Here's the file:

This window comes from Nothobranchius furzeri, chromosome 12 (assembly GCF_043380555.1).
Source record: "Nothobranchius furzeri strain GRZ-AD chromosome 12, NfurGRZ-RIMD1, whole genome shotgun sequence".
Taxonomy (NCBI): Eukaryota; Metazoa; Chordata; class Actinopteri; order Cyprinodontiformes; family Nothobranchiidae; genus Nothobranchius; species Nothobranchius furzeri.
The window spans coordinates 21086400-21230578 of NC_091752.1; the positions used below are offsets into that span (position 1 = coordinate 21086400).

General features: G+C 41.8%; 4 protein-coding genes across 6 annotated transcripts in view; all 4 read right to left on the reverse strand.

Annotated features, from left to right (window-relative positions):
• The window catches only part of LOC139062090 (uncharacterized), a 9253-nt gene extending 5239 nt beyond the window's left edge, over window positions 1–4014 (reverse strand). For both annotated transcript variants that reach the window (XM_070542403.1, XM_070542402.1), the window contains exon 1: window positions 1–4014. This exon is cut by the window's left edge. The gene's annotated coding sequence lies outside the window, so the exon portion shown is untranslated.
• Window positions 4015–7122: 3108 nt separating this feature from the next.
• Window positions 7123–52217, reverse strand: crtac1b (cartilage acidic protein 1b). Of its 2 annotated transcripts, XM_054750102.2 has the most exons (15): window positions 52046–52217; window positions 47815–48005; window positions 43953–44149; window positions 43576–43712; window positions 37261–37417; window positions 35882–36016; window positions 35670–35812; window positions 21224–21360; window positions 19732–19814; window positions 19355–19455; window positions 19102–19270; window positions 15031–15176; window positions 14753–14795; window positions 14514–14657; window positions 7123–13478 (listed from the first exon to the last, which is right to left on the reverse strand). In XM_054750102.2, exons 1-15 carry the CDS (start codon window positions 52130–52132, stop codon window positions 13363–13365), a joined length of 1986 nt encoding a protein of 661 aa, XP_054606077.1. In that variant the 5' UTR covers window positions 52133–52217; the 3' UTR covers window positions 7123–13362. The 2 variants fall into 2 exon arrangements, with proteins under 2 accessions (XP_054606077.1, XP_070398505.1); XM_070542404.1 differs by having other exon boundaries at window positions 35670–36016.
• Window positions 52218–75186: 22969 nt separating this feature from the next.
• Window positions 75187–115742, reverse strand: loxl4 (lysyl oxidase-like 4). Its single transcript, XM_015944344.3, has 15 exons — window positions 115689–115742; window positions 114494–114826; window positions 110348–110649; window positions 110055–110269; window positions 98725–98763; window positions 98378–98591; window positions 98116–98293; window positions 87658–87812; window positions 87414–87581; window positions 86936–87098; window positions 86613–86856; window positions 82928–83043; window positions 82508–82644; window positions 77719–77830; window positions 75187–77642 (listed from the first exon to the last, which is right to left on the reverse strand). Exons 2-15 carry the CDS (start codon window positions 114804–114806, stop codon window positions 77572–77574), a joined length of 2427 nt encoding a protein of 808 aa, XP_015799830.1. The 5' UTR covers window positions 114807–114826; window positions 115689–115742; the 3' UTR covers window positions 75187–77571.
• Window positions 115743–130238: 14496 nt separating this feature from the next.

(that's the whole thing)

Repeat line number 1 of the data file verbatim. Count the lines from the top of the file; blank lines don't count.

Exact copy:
This window comes from Nothobranchius furzeri, chromosome 12 (assembly GCF_043380555.1).